“I have lived all the summers of my life in these mountains, but this was the first time I lived through a snowstorm. It had never happened before, that it would snow in June,” said Chopan.

Sheep grazing at Rati Gali in Kashmir’s Neelum Valley in July. Credit: Sajid Mir via The Third Pole.

An official at the sheep husbandry department said that they had immediately sent out teams of veterinarians and paramedics, who had to trek for several days before they could assess the damage. 7,000 sheep were killed in the snowstorm, according to a count compiled by the department. The most severe losses were in central Kashmir’s Budgam district, where 1,500 sheep died, an official at the department told The Third Pole.

“Most of the deaths are of lambs who could not withstand the sudden cold conditions and died of hypothermia, and some weak animals also died because of hunger,” the official said.

Unusual weather events

Heavy snow in summer is just the latest in a string of severe and unusual weather events to have hit the mountains of Kashmir. It followed a snowless winter, and a scorching hot and rainless spring.

The seeming disruption of climatic balance in Kashmir is having a severe impact on the lives of herders like Chopan who, generation after generation, have earned a living by herding sheep to highland pastures where the weather would usually remain mild, and grass would be plentiful through the summer months.

“We are in the midst of a severe climate crisis,” said Irfan Rashid, assistant professor at the University of Kashmir’s Department of Geo-Informatics. Rashid warned that climate change will “expose mountain communities and infrastructure to such unheard-of-in-the-past events,” but worries that we are not prepared. “This is getting out of control,” he said.

His sentiment is echoed on the other side of the border. According to the Pakistan Meteorological Department, the June snowfall in the Kashmir mountains was caused by high-speed winds at high altitudes which originated over the Atlantic Ocean, bringing widespread precipitation.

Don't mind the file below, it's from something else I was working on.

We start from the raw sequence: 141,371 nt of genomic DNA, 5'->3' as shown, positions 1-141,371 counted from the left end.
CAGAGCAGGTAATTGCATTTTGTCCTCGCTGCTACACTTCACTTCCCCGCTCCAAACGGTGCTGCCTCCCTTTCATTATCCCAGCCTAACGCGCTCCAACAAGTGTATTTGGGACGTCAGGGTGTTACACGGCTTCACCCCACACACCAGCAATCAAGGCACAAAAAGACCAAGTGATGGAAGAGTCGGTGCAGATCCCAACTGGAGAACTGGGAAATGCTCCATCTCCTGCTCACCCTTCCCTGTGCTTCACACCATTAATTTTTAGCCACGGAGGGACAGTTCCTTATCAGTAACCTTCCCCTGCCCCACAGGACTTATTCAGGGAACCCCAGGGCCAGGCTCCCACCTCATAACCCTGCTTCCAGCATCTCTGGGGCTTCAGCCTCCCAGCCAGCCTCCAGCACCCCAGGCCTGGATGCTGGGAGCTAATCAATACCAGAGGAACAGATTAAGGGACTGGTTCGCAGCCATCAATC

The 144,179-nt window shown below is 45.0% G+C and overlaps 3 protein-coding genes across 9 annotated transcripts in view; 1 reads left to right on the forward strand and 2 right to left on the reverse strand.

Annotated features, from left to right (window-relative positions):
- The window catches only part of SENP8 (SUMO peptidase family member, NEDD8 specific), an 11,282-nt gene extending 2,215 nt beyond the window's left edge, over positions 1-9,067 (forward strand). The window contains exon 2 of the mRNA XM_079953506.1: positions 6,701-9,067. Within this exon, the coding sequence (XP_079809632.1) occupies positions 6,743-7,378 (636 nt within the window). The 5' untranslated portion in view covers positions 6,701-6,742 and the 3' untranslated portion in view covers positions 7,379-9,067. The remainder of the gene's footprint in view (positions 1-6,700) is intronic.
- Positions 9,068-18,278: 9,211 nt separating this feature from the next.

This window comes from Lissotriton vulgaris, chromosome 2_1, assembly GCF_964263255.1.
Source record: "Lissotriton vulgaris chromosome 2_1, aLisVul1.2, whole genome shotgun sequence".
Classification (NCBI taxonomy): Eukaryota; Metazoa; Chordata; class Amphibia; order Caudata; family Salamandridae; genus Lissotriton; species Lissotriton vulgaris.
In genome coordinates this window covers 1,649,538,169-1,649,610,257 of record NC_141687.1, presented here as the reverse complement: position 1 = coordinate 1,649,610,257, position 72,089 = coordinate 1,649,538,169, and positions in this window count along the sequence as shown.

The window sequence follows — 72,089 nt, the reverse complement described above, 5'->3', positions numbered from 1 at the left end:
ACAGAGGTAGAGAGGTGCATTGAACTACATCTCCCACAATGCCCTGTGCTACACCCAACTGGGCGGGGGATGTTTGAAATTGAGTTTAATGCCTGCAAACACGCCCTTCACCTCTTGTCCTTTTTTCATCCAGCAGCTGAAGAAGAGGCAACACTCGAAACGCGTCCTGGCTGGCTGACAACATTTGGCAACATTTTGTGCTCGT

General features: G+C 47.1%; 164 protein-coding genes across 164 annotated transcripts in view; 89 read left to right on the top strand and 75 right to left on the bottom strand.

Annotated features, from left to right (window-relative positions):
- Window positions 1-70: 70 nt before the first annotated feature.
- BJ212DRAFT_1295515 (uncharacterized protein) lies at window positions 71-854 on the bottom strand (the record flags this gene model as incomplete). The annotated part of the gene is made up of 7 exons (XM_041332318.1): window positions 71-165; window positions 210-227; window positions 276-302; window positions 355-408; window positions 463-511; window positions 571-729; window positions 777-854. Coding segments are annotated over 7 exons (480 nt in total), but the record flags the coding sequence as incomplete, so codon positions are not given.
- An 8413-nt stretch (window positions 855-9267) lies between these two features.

“Intense weather systems reached high mountains above 10,000 feet, and precipitation came in the form of snow and ice crystals,” Sardar Sarfraz, a meteorologist at the department, told The Third Pole. “We haven’t seen or heard of snow falling in June before. We can link it to climate change because it’s a rare phenomenon,” he added.

Sardar Muhammad Rafiq, director of the Environment Protection Agency on Pakistan’s side of Kashmir, said that there has been summer snowfall in the Neelum Valley at 14,000 feet in the past, but that would be around 1.5 inches. This year was the first time that the Neelum Valley has seen three feet of snow at an altitude of 10,000 metres in summer, he said.

“It would be too early to say this snowfall is a climate change phenomenon,” said an official at the Environment Protection Agency. “We would call it climate change only if it repeats next year.”

For many herders in Kashmir, climate change is an unfamiliar concept. Instead, they are likely to understand extreme weather events as a form of divine retribution. Credit: Sajid Mir via The Third Pole.

But for herders like Chopan, who are mostly illiterate or semi-literate, the concept of climate change is difficult to understand; instead they find refuge in faith. “There is a shrine in these mountains and its custodian these days is not a good man, that is why this happened,” Chopan said.

Azhar Qadri is a journalist with more than a decade of experience in reporting from New Delhi and Kashmir. He has written extensively on Kashmir.

Sajid Mir is a Muzaffarabad-Kashmir-based environmental journalist. His Twitter handle is @sajidmir44.

This article was first published on The Third Pole.